Mexican President Andres Manuel Lopez Obrador has announced a new presidential decree that would free thousands of federal prisoners in special circumstances, including torture victims.
The decree, to be signed next week, would free federal prisoners of any age who were accused of any crime if they had been victims of torture by Sept 15, Lopez Obrador said in a regular news conference on Thursday.
He added that federal prisoners over age 75 who had not committed serious crimes, and prisoners over age 65 with chronic illnesses who had not committed serious crimes would also be liberated.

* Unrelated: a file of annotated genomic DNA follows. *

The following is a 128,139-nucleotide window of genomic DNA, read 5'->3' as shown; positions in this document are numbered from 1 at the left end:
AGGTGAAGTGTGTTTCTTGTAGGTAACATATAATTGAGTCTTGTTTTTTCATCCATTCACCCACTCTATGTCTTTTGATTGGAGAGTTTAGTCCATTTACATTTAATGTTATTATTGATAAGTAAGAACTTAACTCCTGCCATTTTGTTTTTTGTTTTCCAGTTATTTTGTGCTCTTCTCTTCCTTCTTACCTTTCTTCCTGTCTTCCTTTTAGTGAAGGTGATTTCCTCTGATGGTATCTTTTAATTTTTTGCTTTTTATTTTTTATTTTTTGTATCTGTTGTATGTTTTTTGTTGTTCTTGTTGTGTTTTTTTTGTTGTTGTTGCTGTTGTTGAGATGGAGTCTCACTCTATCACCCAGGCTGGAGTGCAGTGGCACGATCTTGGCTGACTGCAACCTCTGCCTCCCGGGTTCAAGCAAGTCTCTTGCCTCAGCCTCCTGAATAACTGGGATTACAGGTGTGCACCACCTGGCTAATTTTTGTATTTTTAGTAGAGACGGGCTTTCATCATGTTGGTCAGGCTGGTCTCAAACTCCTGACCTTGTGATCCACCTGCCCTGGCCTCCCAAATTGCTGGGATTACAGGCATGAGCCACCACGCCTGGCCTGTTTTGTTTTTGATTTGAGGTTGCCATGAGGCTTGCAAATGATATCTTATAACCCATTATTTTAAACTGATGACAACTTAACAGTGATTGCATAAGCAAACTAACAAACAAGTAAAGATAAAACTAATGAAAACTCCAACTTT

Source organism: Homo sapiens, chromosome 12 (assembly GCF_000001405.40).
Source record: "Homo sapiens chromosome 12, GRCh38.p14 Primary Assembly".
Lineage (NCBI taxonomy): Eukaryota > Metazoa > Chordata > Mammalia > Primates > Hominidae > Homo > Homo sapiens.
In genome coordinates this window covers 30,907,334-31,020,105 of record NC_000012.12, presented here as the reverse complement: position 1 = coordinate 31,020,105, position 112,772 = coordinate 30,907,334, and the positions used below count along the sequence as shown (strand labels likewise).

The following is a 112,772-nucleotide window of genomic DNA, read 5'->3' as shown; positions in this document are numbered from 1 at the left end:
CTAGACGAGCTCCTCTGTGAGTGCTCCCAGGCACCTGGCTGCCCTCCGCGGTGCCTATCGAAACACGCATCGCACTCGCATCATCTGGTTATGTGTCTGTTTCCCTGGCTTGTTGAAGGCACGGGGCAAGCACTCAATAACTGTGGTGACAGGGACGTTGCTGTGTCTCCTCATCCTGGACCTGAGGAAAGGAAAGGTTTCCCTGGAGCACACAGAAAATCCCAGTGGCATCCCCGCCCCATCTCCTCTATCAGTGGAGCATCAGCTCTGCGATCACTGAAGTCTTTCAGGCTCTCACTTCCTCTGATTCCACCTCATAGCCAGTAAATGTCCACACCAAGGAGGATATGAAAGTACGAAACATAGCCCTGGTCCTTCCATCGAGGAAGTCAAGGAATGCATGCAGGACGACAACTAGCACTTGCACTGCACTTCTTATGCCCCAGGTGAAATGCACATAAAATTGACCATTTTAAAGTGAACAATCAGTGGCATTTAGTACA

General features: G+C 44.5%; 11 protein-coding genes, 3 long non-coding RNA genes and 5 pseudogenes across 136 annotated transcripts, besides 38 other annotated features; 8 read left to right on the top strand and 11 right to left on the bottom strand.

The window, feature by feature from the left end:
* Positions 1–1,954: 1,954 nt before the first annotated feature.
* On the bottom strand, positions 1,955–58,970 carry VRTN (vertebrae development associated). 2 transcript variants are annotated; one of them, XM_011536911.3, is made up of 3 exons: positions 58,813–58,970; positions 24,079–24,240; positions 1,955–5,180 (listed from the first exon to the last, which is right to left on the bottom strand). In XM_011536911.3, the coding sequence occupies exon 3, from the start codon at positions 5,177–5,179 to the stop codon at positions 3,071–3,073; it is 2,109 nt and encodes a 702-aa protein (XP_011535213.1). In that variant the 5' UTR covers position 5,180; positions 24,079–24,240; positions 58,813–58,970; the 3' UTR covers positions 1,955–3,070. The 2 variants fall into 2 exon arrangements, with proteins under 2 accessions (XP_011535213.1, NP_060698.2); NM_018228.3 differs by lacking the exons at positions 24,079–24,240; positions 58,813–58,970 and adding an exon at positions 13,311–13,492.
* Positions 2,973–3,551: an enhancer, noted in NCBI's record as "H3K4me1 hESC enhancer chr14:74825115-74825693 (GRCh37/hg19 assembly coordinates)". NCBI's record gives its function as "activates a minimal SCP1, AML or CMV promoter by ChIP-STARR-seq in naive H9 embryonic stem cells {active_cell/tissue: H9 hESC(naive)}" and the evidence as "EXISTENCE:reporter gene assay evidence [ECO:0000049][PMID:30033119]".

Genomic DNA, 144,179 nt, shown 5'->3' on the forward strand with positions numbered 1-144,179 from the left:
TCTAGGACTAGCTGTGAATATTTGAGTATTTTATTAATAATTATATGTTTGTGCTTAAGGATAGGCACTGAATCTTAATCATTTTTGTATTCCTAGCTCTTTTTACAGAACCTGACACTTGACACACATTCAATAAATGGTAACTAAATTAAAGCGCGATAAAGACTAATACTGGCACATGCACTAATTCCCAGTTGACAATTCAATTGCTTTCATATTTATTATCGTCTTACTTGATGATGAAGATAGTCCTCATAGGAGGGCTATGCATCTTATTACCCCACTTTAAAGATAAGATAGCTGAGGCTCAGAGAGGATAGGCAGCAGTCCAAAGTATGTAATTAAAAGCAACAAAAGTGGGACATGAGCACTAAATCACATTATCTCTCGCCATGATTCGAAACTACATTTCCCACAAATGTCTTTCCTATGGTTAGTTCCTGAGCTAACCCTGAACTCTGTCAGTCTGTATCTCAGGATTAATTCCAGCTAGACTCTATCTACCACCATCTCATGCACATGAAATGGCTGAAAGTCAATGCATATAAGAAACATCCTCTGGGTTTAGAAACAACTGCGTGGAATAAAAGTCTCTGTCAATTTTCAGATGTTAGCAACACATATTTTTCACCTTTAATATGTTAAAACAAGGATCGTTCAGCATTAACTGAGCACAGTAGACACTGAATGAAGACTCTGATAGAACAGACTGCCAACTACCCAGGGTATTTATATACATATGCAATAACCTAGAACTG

“It is important to take into account that there are many detainees, inmates who do not have a sentence, and that it is not only federal jurisdiction, it is also common jurisdiction,” Lopez Obrador said.
It is said that the decree could have implications for high-profile cases, including the 2014 disappearance of 43 students in the southern state of Guerrero. Suspects linked to that crime have complained of torture.
Over the years, human rights organizations have criticized Mexico as utilizing torture as a way to obtain confessions from those accused of crimes.
There are about 94,547 people imprisoned without a sentence, according to Interior Minister Olga Sanchez Cordero, with about 12,358 in the federal system.